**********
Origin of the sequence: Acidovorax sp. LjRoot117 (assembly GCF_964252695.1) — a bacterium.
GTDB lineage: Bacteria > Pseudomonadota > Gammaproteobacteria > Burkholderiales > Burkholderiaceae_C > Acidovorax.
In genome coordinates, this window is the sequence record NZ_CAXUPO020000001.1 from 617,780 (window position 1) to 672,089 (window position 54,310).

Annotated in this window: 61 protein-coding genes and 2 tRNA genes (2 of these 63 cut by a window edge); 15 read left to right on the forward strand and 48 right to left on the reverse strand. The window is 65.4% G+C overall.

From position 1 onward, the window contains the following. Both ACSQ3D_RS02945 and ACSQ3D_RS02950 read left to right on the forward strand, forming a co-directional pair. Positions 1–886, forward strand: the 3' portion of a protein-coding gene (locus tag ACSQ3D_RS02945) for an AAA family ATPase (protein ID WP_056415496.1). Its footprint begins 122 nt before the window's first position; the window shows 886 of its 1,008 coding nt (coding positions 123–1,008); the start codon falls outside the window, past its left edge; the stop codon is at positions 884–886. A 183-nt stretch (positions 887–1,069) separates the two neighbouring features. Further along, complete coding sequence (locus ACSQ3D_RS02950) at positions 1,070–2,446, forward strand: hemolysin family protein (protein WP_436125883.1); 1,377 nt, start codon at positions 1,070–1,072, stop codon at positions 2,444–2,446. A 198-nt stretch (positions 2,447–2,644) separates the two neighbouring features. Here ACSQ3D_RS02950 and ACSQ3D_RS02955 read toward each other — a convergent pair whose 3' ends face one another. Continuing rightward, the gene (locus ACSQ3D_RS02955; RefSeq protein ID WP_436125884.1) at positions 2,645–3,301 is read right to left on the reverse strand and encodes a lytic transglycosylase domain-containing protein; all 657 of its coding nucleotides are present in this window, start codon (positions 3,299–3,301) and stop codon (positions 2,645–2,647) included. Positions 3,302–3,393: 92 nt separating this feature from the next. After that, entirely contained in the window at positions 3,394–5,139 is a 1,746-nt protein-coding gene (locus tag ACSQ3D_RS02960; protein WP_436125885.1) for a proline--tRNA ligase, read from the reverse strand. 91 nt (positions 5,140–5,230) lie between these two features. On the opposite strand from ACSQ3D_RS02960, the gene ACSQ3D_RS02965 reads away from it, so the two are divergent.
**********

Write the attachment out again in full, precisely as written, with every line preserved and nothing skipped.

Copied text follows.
Origin of the sequence: Acidovorax sp. LjRoot117 (assembly GCF_964252695.1) — a bacterium.
GTDB lineage: Bacteria > Pseudomonadota > Gammaproteobacteria > Burkholderiales > Burkholderiaceae_C > Acidovorax.
In genome coordinates, this window is the sequence record NZ_CAXUPO020000001.1 from 617,780 (window position 1) to 672,089 (window position 54,310).

Annotated in this window: 61 protein-coding genes and 2 tRNA genes (2 of these 63 cut by a window edge); 15 read left to right on the forward strand and 48 right to left on the reverse strand. The window is 65.4% G+C overall.

From position 1 onward, the window contains the following. Both ACSQ3D_RS02945 and ACSQ3D_RS02950 read left to right on the forward strand, forming a co-directional pair. Positions 1–886, forward strand: the 3' portion of a protein-coding gene (locus tag ACSQ3D_RS02945) for an AAA family ATPase (protein ID WP_056415496.1). Its footprint begins 122 nt before the window's first position; the window shows 886 of its 1,008 coding nt (coding positions 123–1,008); the start codon falls outside the window, past its left edge; the stop codon is at positions 884–886. A 183-nt stretch (positions 887–1,069) separates the two neighbouring features. Further along, complete coding sequence (locus ACSQ3D_RS02950) at positions 1,070–2,446, forward strand: hemolysin family protein (protein WP_436125883.1); 1,377 nt, start codon at positions 1,070–1,072, stop codon at positions 2,444–2,446. A 198-nt stretch (positions 2,447–2,644) separates the two neighbouring features. Here ACSQ3D_RS02950 and ACSQ3D_RS02955 read toward each other — a convergent pair whose 3' ends face one another. Continuing rightward, the gene (locus ACSQ3D_RS02955; RefSeq protein ID WP_436125884.1) at positions 2,645–3,301 is read right to left on the reverse strand and encodes a lytic transglycosylase domain-containing protein; all 657 of its coding nucleotides are present in this window, start codon (positions 3,299–3,301) and stop codon (positions 2,645–2,647) included. Positions 3,302–3,393: 92 nt separating this feature from the next. After that, entirely contained in the window at positions 3,394–5,139 is a 1,746-nt protein-coding gene (locus tag ACSQ3D_RS02960; protein WP_436125885.1) for a proline--tRNA ligase, read from the reverse strand. 91 nt (positions 5,140–5,230) lie between these two features. On the opposite strand from ACSQ3D_RS02960, the gene ACSQ3D_RS02965 reads away from it, so the two are divergent.